The UK’s heatwave this summer has distracted many of us during the holiday period. Busy with vacations, family and friends it’s easy to get your eye off the ball. However, the threat of cybercrime and data breaches to your digital systems is ever present. Any business which has an online presence, or which keeps digital records about its business, customers and staff, is a potential target – whatever your sector.
This summer’s news headlines regularly revealed serious cases of cybercrime – for example recently:
● Huge data Breach at British Airways
The credit card details of thousands of BA customers were hacked as a result of a criminal cyber-attack on its website. By all accounts this malicious cyberattack was a sophisticated one which took place over a two week period, between 21 August and 5 September, all without being detected. It’s estimated that 380,000 customers booked during this time period and that all their personal details were at risk including their bank card details.
● IT meltdown at TSB
Leading bank TSB is said to have lost 12,500 customers as a result of a massive IT failure. The bank suffered up to 10,600 fraud incidents – thousands of its customers received alarming ‘fraud alerts’. The bank admitted that it had been overwhelmed by its IT problems. The catastrophe led to official investigations and ultimately the resignation this month of its CEO, Paul Pester.
● Customer details held to ransom
This summer the high street chemist Superdrug revealed that it was targeted by hackers who claimed to have 20,000 customer details. Although it said that no bank details were taken, customer names, addresses, dates of birth and phone numbers were all targeted. The firm admitted that 386 accounts so far have been compromised.
A huge concern remains that even if immediate fraud is not committed the personal details of thousands of customers are out there and could be sold on the ‘data black market’ for future use.
Under the new GDPR rules , firms have a duty to report to the Information commissioner certain types of data breach which occur. Failure to do this attracts fines as can cases of the data breach itself.
Evolution of Cybercrime
From its small beginning as a type of novel white collar crime, the incidence of cybercrime has grown to become a major worry not only to businesses but for law enforcers and politicians. In pre-internet times, businesses may have been worried about faked signatures, counterfeit currency and goods. Now that seems child’s play compared to today’s sophisticated and remote crimes.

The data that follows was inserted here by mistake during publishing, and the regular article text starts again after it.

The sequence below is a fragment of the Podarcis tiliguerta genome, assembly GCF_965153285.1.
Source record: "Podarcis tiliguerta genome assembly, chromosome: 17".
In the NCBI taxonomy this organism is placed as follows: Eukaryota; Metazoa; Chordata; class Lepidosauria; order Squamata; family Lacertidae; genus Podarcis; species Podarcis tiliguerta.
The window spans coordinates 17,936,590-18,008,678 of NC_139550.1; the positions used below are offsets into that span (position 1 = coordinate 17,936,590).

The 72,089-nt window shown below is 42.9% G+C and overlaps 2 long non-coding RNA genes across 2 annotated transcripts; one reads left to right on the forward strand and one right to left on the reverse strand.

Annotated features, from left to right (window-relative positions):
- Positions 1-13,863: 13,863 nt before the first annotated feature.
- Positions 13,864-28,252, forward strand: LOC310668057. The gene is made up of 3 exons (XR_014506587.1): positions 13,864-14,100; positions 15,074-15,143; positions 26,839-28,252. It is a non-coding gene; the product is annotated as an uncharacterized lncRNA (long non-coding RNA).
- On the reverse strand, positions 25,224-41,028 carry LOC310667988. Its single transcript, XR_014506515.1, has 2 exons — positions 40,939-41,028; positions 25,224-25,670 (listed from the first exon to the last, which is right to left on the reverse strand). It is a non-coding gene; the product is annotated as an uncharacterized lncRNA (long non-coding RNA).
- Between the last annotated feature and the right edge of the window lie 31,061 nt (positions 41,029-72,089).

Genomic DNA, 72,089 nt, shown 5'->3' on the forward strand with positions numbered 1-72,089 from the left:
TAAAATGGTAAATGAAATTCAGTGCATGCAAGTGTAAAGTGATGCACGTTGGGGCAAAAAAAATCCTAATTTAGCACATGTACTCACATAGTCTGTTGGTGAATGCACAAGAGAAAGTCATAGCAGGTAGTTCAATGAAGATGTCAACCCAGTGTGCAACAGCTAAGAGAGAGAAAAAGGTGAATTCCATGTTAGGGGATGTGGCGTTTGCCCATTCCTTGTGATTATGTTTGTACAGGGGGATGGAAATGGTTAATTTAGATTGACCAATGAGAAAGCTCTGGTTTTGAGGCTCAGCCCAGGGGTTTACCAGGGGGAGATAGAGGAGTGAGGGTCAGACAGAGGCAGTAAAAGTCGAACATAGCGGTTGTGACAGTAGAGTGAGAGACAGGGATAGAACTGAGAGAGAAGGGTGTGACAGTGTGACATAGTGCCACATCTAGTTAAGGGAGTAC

According to experts, 145 billion emails a day are sent globally – of these 1 in 131 are estimated to contain malware or ransomware or being engaged in data theft. While face-to-face crime leaves a physical trial increasing the chances of putting the criminals behind bars, the cyber-criminal is often operating from a keyboard faraway – it’s estimated that the rate of being identified is only 1 in 50 at best. It’s not just individuals working alone either; hackers often work in gangs. At a national level the government and security services have become worried about rogue states and terrorist groups looking to cause economic chaos.
Study after study has confirmed increases in the number of cyber-attacks suffered by business. A recent study revealed that European digital transactions were targeted by 30% more cyber-attacks early in 2018 than in the previous year. Businesses trading online faced a huge 80 million fraud attempts in the first quarter of 2018 according to a study published in Computer Weekly.
It was also found that the nature of cyber attacked was evolving – from shorter fraud attacks to more high-volume ones over a longer period of time. Stolen personal data is now finding its way on to the ‘dark web’, a part of the internet which is not visible to regular search engines and is notorious for harbouring criminal transactions.
SMEs and Cybercrime
While the financial stakes may be smaller for SMEs and they may not hit the national headlines, cybercrime can be just as catastrophic when it affects your business adversely. Any instances of crime are less easily absorbed by smaller firms and make a larger impact proportionally. When crimes do get reported in the local press or local social media groups, SMEs can rapidly see customer footfall falling away. Cybercrime can therefore be a real barrier to growth and profitability.
For SMEs, online crime can mean a range of crimes carried out over their computer networks. Some of the most common digital crimes include:
● Computer viruses – these can be spread via malicious emails and websites
● Theft of online information of money
● Website vandalism
● Phishing attacks
A government-commissioned survey found that 52 percent of small businesses experienced cyber security breaches in the previous year ( Cyber Security Breaches Survey 2017 ). Research by the Federation of Small Businesses indicates that online crime and fraud costs small businesses around £4,000 each.
Prevention is easier than cure
There’s a lot of truth of in this old proverbial advice. It’s much easier to take the right steps to prevent cybercrime happening in the first place.
Here are five simple key steps to improve cyber resilience:
● educate yourself about the threats
● consult professional IT advice
● invest in IT security software and hardware
● ensure you back up your data to guard against loss or being held to ransom
● have a plan for acting quickly if criminal activity is detected.
The most common preventative measures include:
– Anti-virus software
– Anti-spam software
– Encryption software
There are many more measures which SMEs can take beyond this.
Specialists in helping small businesses, 360ict Ltd can help you guard against the threat of cyber crime. We offer a wide range of IT services designed to keep your business IT safe and working at its best.